We’ll briefly define each area of practice below, alongside its underpinning mindset, its value and limitation, before weaving it into the next area of practice and mindset. The below narrative is for illustrative purposes only, and the constellation does not necessarily need to show up in change work in this order or combination of practices.

Systems matrix

Let’s start with systems thinking; a practice that dates back to antiquity but that has grown in popularity in the last decade among changemakers in the western world. Systems thinking as a mindset is centred on understanding the complexity and relationships in our world, and seeing the systems as wholes, rather than splitting them into discrete parts. Systems thinking can help us understand the complexity, dependency, and causality of challenges in our current world, while identifying levers or nodes that could be pulled to create ripples of change that alter the current system towards a desired future system.

Systems thinking as a holistic and relational approach to understanding complexity, should be complemented with qualitative and quantitative research practices. These practices weave in the rigour needed to test hypotheses, verify root causes, and build the evidence behind some of the patterns and relationships we are spotting and sensing in the systems we are looking to understand, change or imagine. They enable us to start building a robust foundation of the what, how and why, from which we can travel forward.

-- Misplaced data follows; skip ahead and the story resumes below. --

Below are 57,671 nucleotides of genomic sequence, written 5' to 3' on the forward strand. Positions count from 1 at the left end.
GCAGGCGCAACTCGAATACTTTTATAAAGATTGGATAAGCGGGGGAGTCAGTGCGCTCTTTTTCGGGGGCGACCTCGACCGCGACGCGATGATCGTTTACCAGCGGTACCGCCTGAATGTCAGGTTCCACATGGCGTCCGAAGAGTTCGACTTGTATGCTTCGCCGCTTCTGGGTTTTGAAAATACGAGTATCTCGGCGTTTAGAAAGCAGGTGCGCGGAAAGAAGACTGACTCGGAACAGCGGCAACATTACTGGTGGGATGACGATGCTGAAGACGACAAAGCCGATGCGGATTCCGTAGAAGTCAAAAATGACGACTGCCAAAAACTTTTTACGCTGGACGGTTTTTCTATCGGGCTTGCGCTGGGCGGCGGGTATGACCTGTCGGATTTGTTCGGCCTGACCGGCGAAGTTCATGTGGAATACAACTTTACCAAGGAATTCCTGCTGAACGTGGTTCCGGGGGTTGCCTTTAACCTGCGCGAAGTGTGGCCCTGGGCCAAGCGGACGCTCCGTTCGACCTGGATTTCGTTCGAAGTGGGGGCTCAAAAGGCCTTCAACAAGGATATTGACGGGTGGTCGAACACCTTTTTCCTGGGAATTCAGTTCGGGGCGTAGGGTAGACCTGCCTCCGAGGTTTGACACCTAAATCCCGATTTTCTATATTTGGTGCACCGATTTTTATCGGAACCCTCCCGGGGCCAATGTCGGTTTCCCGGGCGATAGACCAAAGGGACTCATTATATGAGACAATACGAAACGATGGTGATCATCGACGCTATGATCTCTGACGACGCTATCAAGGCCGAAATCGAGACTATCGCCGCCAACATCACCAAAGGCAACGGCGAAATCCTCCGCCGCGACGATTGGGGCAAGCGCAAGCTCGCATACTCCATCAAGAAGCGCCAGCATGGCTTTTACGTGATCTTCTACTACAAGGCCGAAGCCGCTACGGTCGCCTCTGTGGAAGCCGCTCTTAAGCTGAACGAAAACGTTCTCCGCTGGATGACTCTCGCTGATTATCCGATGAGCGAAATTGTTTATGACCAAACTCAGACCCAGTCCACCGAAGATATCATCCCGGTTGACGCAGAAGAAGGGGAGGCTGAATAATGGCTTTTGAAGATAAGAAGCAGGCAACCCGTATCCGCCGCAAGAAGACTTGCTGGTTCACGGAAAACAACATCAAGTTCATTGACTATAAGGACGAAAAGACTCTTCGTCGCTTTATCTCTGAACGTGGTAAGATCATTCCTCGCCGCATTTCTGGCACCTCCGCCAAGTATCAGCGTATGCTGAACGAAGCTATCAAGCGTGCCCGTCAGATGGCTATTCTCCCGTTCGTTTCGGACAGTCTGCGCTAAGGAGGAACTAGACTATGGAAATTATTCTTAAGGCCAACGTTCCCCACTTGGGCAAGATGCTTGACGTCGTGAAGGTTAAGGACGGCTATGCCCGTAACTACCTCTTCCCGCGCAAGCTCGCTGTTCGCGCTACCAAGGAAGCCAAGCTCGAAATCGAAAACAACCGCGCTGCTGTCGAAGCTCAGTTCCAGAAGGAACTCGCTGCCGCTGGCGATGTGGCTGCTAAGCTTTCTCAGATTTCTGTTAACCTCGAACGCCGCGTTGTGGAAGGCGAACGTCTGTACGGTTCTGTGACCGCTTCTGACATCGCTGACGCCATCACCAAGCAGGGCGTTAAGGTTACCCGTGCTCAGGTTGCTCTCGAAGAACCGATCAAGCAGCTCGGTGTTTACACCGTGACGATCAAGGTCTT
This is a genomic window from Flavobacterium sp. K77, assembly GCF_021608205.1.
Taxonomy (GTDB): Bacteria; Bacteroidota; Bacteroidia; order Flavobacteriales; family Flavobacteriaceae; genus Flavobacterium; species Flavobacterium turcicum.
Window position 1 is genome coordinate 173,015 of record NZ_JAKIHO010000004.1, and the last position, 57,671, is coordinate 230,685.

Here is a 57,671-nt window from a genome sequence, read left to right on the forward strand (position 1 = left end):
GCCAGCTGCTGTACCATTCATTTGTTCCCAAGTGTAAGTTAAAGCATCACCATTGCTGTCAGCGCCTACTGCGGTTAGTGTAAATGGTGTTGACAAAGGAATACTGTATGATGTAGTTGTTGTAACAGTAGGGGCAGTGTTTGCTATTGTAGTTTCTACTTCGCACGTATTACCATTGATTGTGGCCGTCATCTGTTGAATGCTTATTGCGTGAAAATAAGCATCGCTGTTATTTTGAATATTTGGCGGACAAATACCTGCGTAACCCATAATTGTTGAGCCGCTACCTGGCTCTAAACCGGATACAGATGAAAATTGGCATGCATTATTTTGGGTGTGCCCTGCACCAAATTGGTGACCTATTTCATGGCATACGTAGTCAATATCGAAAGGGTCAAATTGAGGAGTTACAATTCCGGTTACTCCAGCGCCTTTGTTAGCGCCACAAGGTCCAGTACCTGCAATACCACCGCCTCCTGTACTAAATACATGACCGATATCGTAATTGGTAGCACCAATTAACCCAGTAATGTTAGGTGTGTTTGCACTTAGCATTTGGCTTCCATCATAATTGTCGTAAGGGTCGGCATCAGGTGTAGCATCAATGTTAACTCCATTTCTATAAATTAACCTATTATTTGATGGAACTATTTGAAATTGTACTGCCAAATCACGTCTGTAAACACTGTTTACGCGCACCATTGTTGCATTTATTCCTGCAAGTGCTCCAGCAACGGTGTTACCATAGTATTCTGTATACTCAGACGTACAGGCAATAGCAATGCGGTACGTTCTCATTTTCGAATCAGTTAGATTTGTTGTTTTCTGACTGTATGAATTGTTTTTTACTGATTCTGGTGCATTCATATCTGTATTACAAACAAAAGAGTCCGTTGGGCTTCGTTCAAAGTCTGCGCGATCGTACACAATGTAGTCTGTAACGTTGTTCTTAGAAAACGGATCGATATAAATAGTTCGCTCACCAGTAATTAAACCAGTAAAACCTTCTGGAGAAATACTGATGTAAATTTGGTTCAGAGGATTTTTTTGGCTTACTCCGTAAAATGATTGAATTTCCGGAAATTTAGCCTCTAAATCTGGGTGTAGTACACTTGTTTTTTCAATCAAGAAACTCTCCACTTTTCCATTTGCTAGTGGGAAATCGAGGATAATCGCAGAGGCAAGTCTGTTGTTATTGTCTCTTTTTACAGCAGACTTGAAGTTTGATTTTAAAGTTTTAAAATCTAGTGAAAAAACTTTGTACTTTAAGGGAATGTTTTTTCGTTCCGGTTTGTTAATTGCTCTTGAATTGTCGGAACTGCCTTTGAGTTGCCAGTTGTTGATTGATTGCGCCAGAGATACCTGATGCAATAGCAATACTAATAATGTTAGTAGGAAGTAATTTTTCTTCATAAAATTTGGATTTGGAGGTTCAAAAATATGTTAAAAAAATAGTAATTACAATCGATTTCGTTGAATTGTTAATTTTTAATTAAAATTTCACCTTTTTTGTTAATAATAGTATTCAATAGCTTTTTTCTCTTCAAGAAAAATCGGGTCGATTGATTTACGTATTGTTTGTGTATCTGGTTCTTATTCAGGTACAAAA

But how do we know that the evidence we are gathering through these practices is inclusive, and that insight and foresight represent the plurality of perspectives affected by and affecting the challenges and the change? Grounding in participatory practices can help us take more deliberative and inclusive ways that harness the inherent intelligence and agency of those at the heart of change to lead the change. Participatory approaches also help us challenge existing power imbalances and hierarchical structures that sometimes stifle impact and true innovation driven by lived experience. Professor Graham Smith, and Jane Davidson (both advocates of participation and deliberation) go as far as asserting that these practices offer the most effective democratic response to protecting the interests of the generations to come.

Think designed futures